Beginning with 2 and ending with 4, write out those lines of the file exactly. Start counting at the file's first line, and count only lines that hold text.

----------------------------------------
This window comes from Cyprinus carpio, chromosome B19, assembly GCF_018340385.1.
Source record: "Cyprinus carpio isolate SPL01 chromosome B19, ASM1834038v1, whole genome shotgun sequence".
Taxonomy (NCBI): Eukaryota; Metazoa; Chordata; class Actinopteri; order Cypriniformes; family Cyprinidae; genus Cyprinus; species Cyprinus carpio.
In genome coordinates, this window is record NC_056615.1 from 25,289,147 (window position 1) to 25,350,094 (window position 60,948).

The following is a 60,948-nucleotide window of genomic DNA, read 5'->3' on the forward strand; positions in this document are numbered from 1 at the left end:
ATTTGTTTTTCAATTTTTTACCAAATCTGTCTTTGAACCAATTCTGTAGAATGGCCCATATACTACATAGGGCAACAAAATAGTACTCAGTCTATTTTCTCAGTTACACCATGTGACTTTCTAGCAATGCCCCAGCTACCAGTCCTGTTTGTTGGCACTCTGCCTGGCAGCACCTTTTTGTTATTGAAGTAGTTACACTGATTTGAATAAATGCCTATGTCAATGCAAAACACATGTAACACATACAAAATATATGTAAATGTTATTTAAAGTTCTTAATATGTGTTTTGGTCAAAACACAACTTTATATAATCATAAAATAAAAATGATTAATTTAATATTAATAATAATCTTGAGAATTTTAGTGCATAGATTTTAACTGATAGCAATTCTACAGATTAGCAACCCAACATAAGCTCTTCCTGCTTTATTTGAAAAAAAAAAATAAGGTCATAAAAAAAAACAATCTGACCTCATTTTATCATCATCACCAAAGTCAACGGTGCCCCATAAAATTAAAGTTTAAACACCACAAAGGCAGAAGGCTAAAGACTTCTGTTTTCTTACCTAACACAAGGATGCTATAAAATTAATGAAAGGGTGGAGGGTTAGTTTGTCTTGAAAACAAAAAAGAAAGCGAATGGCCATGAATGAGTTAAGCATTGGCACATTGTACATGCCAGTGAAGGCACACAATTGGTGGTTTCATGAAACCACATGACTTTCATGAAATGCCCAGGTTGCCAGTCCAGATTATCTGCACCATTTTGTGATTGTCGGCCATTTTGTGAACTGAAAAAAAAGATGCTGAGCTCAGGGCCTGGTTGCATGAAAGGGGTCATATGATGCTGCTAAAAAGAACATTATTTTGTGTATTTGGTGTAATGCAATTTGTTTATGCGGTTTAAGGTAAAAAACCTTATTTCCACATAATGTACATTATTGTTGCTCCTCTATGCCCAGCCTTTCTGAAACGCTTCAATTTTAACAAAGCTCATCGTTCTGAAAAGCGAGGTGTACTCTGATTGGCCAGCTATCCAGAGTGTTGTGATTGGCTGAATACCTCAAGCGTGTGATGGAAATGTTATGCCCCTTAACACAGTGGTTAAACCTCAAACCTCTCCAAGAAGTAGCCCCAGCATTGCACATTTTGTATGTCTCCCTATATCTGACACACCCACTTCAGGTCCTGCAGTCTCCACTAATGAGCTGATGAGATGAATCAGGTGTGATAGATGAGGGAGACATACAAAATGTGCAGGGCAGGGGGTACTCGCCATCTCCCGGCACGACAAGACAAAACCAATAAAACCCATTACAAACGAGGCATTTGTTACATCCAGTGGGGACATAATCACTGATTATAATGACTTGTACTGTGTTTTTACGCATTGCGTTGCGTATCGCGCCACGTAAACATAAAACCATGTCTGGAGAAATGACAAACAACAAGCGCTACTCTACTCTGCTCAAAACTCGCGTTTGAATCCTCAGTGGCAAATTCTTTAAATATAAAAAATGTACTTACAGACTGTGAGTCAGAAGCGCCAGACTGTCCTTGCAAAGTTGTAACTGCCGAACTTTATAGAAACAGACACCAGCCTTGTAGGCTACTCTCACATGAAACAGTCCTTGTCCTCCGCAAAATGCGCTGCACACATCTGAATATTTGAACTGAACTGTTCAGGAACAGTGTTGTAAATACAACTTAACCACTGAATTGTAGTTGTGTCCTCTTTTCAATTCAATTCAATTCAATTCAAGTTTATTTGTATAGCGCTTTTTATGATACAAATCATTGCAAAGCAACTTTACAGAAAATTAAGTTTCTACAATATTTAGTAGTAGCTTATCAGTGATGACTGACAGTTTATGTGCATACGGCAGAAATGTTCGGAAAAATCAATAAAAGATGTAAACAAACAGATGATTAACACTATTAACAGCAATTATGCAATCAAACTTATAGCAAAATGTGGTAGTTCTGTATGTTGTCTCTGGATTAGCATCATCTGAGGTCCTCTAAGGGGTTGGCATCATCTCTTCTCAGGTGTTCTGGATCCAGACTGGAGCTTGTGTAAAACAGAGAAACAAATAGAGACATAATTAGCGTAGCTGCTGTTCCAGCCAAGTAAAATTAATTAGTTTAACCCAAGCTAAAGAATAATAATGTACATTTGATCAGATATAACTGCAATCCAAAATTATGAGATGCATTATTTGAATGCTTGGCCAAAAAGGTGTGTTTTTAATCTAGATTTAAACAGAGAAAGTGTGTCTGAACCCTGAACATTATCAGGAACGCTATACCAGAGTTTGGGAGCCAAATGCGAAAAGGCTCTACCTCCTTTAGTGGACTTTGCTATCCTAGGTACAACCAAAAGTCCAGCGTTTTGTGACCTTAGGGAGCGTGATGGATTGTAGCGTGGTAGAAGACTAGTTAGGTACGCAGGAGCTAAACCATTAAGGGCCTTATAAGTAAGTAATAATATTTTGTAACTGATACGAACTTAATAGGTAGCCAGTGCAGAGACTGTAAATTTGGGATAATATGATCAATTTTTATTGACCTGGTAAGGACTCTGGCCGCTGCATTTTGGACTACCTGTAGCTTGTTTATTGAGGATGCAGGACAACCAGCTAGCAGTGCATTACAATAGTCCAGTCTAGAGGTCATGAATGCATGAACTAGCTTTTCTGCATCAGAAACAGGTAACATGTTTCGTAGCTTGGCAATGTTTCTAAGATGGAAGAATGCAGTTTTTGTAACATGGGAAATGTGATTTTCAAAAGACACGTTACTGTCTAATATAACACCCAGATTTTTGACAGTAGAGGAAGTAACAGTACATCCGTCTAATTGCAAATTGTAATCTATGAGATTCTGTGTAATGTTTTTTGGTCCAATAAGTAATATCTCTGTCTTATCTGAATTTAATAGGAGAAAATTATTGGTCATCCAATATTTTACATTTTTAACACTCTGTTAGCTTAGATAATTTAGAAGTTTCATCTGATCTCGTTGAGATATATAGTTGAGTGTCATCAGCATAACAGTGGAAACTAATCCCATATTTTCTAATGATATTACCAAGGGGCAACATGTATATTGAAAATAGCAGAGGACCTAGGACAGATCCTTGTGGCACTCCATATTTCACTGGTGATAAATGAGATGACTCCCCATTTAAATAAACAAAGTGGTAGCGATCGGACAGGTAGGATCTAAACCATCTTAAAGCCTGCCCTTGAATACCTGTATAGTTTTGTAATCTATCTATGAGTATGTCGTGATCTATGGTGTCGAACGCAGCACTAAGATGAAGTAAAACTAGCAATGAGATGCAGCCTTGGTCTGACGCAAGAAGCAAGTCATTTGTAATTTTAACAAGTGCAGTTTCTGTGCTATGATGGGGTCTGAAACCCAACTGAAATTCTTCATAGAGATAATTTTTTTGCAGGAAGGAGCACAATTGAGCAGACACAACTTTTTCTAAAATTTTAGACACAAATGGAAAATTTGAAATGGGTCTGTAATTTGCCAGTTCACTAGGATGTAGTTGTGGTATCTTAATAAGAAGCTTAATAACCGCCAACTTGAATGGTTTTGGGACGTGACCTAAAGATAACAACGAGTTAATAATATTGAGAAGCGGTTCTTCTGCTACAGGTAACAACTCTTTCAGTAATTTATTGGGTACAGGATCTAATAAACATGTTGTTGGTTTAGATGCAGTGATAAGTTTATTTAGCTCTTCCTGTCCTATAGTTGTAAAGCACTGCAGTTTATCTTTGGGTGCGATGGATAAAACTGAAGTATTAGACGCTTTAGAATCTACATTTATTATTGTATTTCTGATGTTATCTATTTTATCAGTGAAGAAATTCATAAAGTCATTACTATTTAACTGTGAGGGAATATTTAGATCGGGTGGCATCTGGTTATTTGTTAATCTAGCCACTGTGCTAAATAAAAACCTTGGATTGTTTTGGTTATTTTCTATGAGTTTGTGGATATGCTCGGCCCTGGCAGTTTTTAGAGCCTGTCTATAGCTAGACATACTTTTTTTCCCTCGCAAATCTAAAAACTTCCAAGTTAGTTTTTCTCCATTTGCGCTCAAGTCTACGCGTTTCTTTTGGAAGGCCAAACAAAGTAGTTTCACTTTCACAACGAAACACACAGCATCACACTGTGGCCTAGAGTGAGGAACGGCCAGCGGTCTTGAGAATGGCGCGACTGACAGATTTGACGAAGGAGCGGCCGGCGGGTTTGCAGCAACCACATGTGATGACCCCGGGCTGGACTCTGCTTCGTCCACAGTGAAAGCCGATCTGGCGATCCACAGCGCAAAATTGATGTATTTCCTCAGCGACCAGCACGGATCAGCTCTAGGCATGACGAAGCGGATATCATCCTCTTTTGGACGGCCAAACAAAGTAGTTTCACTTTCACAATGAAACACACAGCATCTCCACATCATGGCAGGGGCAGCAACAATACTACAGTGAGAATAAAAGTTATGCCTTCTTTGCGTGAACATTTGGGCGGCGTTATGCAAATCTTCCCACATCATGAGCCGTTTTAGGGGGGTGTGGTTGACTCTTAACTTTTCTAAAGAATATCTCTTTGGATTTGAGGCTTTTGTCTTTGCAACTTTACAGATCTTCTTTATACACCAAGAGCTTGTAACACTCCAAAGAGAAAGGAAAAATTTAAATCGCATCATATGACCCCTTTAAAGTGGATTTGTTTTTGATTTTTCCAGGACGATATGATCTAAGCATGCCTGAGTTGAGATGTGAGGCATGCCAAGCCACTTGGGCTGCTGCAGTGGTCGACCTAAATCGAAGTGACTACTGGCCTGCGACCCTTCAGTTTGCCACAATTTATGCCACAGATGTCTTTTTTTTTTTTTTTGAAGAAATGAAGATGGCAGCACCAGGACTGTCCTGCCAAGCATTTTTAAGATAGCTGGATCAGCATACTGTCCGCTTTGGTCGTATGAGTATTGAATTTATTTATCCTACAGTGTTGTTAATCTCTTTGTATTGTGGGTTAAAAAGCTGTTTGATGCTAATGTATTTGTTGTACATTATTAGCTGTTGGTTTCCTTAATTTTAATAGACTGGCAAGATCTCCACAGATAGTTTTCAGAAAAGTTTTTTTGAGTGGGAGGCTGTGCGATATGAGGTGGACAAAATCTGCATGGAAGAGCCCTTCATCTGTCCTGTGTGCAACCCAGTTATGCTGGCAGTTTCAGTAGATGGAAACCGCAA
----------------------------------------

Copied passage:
Source record: "Cyprinus carpio isolate SPL01 chromosome B19, ASM1834038v1, whole genome shotgun sequence".
Taxonomy (NCBI): Eukaryota; Metazoa; Chordata; class Actinopteri; order Cypriniformes; family Cyprinidae; genus Cyprinus; species Cyprinus carpio.
In genome coordinates, this window is record NC_056615.1 from 25,289,147 (window position 1) to 25,350,094 (window position 60,948).